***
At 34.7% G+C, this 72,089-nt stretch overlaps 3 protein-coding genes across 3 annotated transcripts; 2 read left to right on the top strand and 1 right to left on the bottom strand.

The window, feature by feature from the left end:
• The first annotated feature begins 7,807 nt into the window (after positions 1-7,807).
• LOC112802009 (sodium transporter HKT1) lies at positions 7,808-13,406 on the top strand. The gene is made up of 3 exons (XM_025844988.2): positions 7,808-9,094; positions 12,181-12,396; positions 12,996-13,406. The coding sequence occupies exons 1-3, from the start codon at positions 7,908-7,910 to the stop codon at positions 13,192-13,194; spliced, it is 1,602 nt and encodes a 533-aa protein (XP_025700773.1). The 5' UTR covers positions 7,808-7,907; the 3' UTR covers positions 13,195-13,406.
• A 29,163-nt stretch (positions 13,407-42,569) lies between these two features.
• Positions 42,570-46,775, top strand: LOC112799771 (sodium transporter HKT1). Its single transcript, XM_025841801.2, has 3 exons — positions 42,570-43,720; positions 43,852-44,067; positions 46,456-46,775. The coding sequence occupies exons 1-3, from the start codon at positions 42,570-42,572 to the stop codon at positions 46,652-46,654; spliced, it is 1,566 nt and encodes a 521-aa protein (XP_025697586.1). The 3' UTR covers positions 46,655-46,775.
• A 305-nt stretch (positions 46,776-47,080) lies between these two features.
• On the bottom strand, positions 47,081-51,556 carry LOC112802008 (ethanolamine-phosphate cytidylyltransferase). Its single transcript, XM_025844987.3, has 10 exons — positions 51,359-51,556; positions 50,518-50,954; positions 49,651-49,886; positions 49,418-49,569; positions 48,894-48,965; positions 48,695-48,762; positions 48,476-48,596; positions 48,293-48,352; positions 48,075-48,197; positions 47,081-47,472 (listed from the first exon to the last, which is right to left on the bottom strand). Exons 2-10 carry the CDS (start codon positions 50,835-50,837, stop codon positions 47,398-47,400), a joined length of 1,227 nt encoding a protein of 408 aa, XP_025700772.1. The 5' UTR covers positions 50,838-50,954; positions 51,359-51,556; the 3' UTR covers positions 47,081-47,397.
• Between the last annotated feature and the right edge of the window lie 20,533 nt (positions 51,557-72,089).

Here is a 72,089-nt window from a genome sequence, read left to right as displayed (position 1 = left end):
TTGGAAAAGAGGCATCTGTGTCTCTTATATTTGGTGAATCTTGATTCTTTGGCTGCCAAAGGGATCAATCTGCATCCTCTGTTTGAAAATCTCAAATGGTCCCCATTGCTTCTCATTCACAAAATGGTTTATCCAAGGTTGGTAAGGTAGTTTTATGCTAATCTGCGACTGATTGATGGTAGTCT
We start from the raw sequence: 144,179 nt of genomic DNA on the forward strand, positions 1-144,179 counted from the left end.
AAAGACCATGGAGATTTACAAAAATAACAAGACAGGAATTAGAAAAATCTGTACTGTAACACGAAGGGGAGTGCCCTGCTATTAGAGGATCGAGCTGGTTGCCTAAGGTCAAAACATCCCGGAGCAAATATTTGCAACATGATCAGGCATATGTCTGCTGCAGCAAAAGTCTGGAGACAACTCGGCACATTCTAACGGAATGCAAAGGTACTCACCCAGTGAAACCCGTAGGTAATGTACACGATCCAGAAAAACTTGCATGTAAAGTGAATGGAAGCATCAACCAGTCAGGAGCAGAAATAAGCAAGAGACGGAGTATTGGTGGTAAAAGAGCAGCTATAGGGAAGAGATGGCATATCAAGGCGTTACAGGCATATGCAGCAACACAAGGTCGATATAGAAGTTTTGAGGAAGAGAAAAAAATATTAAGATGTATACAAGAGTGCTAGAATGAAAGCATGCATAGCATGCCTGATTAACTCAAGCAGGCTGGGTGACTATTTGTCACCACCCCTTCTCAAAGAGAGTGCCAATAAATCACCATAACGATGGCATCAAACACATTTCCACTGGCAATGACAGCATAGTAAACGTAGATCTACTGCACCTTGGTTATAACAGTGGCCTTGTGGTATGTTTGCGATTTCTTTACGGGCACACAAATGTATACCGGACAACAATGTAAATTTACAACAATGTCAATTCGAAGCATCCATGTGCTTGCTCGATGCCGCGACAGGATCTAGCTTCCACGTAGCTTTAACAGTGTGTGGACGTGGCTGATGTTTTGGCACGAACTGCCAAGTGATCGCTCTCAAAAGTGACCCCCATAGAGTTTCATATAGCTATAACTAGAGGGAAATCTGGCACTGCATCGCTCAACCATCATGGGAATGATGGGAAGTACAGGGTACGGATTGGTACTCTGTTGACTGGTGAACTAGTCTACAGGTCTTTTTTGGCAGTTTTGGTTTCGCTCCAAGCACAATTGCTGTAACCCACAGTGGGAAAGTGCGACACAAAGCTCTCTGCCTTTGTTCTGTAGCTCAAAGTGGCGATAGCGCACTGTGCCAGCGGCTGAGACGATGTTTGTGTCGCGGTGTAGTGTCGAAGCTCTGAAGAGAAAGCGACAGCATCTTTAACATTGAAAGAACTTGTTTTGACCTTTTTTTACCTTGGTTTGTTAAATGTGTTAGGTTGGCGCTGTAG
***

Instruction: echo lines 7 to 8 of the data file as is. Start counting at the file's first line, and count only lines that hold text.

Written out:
• A 305-nt stretch (positions 46,776-47,080) lies between these two features.
• On the bottom strand, positions 47,081-51,556 carry LOC112802008 (ethanolamine-phosphate cytidylyltransferase). Its single transcript, XM_025844987.3, has 10 exons — positions 51,359-51,556; positions 50,518-50,954; positions 49,651-49,886; positions 49,418-49,569; positions 48,894-48,965; positions 48,695-48,762; positions 48,476-48,596; positions 48,293-48,352; positions 48,075-48,197; positions 47,081-47,472 (listed from the first exon to the last, which is right to left on the bottom strand). Exons 2-10 carry the CDS (start codon positions 50,835-50,837, stop codon positions 47,398-47,400), a joined length of 1,227 nt encoding a protein of 408 aa, XP_025700772.1. The 5' UTR covers positions 50,838-50,954; positions 51,359-51,556; the 3' UTR covers positions 47,081-47,397.